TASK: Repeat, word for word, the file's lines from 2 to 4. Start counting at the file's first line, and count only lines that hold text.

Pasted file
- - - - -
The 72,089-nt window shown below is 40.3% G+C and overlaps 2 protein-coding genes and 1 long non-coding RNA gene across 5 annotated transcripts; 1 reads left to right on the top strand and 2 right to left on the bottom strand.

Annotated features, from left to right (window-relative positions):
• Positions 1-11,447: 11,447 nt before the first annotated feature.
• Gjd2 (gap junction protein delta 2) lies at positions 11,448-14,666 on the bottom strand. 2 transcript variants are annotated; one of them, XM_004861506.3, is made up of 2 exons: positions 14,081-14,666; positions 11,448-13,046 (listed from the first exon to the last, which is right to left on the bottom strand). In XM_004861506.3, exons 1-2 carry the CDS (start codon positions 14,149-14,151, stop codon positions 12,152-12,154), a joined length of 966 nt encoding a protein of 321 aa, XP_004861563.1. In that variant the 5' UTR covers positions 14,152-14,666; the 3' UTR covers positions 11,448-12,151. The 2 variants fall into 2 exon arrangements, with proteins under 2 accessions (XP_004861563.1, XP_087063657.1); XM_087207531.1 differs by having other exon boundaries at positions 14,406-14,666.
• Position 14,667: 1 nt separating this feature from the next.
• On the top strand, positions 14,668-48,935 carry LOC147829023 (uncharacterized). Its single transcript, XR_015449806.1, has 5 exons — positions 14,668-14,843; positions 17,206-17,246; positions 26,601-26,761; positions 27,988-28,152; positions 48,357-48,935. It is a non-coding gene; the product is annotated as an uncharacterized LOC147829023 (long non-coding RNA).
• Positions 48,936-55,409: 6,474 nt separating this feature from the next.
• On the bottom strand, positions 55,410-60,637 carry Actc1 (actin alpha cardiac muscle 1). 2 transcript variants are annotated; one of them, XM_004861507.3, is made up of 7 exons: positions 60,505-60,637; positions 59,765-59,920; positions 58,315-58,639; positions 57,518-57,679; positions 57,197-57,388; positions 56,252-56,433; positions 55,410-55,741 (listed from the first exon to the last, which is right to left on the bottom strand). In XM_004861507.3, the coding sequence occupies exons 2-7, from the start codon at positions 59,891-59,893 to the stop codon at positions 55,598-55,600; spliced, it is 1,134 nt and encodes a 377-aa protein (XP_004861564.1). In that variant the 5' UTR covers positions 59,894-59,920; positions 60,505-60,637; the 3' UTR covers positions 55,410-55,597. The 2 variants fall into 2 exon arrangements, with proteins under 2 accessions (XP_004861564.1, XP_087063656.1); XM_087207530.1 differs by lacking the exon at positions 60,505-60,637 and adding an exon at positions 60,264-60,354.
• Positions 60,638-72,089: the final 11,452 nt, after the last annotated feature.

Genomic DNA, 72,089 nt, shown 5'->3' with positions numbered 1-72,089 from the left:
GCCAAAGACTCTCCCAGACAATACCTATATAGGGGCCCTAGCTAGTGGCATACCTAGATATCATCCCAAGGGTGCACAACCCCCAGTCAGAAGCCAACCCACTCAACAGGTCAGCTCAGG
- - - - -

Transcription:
Annotated features, from left to right (window-relative positions):
• Positions 1-11,447: 11,447 nt before the first annotated feature.
• Gjd2 (gap junction protein delta 2) lies at positions 11,448-14,666 on the bottom strand. 2 transcript variants are annotated; one of them, XM_004861506.3, is made up of 2 exons: positions 14,081-14,666; positions 11,448-13,046 (listed from the first exon to the last, which is right to left on the bottom strand). In XM_004861506.3, exons 1-2 carry the CDS (start codon positions 14,149-14,151, stop codon positions 12,152-12,154), a joined length of 966 nt encoding a protein of 321 aa, XP_004861563.1. In that variant the 5' UTR covers positions 14,152-14,666; the 3' UTR covers positions 11,448-12,151. The 2 variants fall into 2 exon arrangements, with proteins under 2 accessions (XP_004861563.1, XP_087063657.1); XM_087207531.1 differs by having other exon boundaries at positions 14,406-14,666.